Frank Falestra is standing at the backyard bar of Churchill’s Pub, tinkering with a lighting board that has a broken switch.
It’s an urgent repair because the switch controls red light.
“Red is important at a rock bar,” he says.
Falestra, better known as Rat Bastard, is hailed as the godfather of Miami’s noise scene and the founder of International Noise Conference, an annual festival celebrating musical nonconformity.
Every year, the festival draws hundreds to three-decades-old Churchill’s Pub, where noise fans and other revelers gather to sing, dance, screech and, sometimes, bloody each other’s noses.
International Noise Conference will kick off its 10th year starting 10 p.m. Wednesday at Churchill’s, 5501 NE Second Ave. The festival continues at 9 p.m. Thursday, 8 p.m. Friday and 3 p.m. Saturday.
Falestra, 54, expects more than 100 bands to show up. That number is about the same as the last few years, but the fourth night of the festival is new, thanks to funding from the Knight Foundation’s Knight Arts Challenge.
Admission to the festival, as always, is free.
“We keep the money thing completely out of it,” Falestra said. “That’s probably why it’s still going.”
There are only two hard-and-fast rules for musicians performing at INC: no laptops, and get off the stage in 15 minutes or less.
The laptop rule is to prevent the show from getting boring, Falestra says.
But the time limit? Artists have flown all the way from France and Australia to perform at INC. And they only get 15 minutes?
According to Falestra, a 30-year veteran of the Miami music scene, that’s all you need to get the point across.
“Usually 20 minutes of anybody is too much,” he said. “Like the Foo Fighters. You wouldn’t want to see them for 20 minutes. Ten minutes would kill you.”
Page 27, a Denver-based noise band, has one of the farthest commutes on the set list this year. Like most of the other bands, INC is the only show pulling Page 27 away from its hometown this time of year.
But member John Gross, 35, said the band is looking forward to the networking opportunities as much as the brief set. The best part for him, he said, is going to the tables in the back of the bar to trade CDs, tapes and records with other bands. “You end up finding a lot of music that you don’t see anywhere else,” Gross said.
The first two days of the festival, which feature local bands almost exclusively, are heavy on different music genres. Thursday is usually the most outrageous night. Sometimes, Falestra says, people get naked.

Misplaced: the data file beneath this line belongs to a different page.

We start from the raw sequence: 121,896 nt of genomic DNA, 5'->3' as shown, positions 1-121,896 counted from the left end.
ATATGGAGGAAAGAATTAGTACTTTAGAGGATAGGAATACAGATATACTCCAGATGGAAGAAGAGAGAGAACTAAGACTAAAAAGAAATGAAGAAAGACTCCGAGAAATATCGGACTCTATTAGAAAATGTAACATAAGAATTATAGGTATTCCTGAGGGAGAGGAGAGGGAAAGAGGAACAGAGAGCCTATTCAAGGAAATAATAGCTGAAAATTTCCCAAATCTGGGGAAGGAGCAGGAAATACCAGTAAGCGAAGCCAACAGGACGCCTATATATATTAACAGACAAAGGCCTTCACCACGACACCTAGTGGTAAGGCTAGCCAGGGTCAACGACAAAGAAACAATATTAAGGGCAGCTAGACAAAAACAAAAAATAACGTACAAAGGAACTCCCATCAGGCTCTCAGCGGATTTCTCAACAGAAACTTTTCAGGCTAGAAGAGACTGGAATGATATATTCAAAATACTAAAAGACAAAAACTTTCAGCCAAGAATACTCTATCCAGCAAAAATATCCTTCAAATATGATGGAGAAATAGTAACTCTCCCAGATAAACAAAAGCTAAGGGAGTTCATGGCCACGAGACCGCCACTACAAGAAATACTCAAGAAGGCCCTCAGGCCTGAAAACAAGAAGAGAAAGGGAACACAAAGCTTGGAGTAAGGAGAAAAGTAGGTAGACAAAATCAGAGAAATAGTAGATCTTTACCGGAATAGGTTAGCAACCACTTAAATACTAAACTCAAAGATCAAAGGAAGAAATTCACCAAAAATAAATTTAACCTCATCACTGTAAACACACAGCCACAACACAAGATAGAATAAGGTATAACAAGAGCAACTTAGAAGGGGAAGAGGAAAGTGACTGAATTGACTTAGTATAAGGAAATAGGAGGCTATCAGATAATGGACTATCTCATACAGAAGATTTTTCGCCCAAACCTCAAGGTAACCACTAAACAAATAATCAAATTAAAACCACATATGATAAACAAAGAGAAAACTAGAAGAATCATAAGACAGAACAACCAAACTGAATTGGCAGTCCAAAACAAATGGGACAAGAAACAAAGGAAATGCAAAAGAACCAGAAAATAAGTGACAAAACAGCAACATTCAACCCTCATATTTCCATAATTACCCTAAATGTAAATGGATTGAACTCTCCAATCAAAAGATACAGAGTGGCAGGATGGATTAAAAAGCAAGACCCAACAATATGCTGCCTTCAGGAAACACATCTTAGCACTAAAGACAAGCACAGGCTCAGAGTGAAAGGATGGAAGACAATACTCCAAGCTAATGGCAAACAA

Many of the bands will play noise sets regardless of their typical musical style. This might include an avant-garde mix of improvisational drumming, playing non-musical objects such as sheets of glass or screaming into a microphone.
Novice noise fans shouldn’t be afraid, though. In spite of its name, INC doesn’t require that every set consist of noise. It’s possible to hear something approaching listenable music at the show.
Although he disdains the pop-punk bands that flood college radio stations these days (he has a particular distaste for Green Day), Falestra said he’s not averse to tossing more mainstream acts into the lineup to keep things from getting predictable.
“I’ll throw a band in there to piss everybody off,” he said. “To the noise people, that’s noise.”
AstroKats, a hard-rock trio out of Coral Gables, plans to branch out into a more experimental sound for the festival. “We’ll probably do something completely different from what we usually do,” said guitarist Lauren Palma, 25.
The band members might switch instruments, they said. Drummer Ryan Rivas, 29, wants to play his theremin, an electronic instrument played by moving the hands around two metal antennae. They also plan to use drum machines, feedback and visuals to bring their set more into the realm of noise.
Derek Guerrero, 32-year-old bass player for AstroKats, compares noise music to Dada, the avant-garde art movement of the early 20th century. “It’s more of a performance than regular music,” he said.
Falestra says Miami has always been a hub for noise music. Churchill’s hosted noise parties years before the “junk noise” wave of the late ’90s. Another noisy city at the time was Rochester, Minn., where Falestra’s friends flocked to events like the Bored S---less Fest.
He got the idea to host a noise festival in Miami in February, “when everyone in Minnesota is freezing.”
The name of the festival — International Noise Conference — was more of a reflection of the multicultural local audience than the bands performing.
That first year, Falestra got 30 or 40 bands to play during three days.
Despite the fact that some previous noise shows had emptied Churchill’s, said owner Dave Daniels, the bar did better than expected that weekend. The next year, Daniels let Falestra do it again.
“We now look forward to it, and commercially it has become viable,” Daniels said. “Certainly I don’t like much of the noise that we will be staging this weekend. Nevertheless, people do like it.”
All of the shows have been rowdy, but they’re usually not crazier than an average punk rock show, Falestra said.
The most common injury is a bloody nose, although occasionally people get knocked out.
AstroKats’ Palma says Churchill’s is the only place where a show like this would fly. It’s “the CBGB of Miami,” she said, referring to the legendary New York City rock bar. Too often, Miami venues focus on bottom line, booking big mainstream acts to get people into the bar and drinking.
By contrast, INC helps the music scene grow and exposes people to new sounds.
The weirdness of the festival is important, the members of AstroKats say.
“It’s like going to a football game and rooting for the third team that isn’t there,” Falestra said. “That’s what noise music is. It’s that third person rooting for the third team.”